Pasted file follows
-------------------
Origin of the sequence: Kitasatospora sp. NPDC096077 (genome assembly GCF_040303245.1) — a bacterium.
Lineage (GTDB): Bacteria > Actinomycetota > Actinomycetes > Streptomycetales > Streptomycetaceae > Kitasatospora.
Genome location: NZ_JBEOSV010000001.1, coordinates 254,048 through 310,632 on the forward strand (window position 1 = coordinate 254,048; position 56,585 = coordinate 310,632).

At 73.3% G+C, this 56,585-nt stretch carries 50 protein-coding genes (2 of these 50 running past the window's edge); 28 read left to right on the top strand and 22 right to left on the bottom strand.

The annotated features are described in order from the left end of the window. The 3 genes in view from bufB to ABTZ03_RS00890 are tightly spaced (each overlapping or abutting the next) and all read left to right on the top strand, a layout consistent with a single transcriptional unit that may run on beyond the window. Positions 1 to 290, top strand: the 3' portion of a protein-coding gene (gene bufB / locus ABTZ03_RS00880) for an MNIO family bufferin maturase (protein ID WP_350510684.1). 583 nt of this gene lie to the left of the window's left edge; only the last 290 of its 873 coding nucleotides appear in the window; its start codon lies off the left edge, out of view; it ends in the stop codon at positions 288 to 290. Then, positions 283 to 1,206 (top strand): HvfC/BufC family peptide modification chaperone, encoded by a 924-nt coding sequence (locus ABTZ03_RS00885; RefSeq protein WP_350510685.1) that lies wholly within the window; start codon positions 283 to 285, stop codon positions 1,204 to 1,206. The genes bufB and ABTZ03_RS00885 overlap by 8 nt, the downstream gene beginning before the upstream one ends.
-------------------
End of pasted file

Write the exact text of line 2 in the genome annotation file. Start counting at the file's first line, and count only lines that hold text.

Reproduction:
Lineage (GTDB): Bacteria > Actinomycetota > Actinomycetes > Streptomycetales > Streptomycetaceae > Kitasatospora.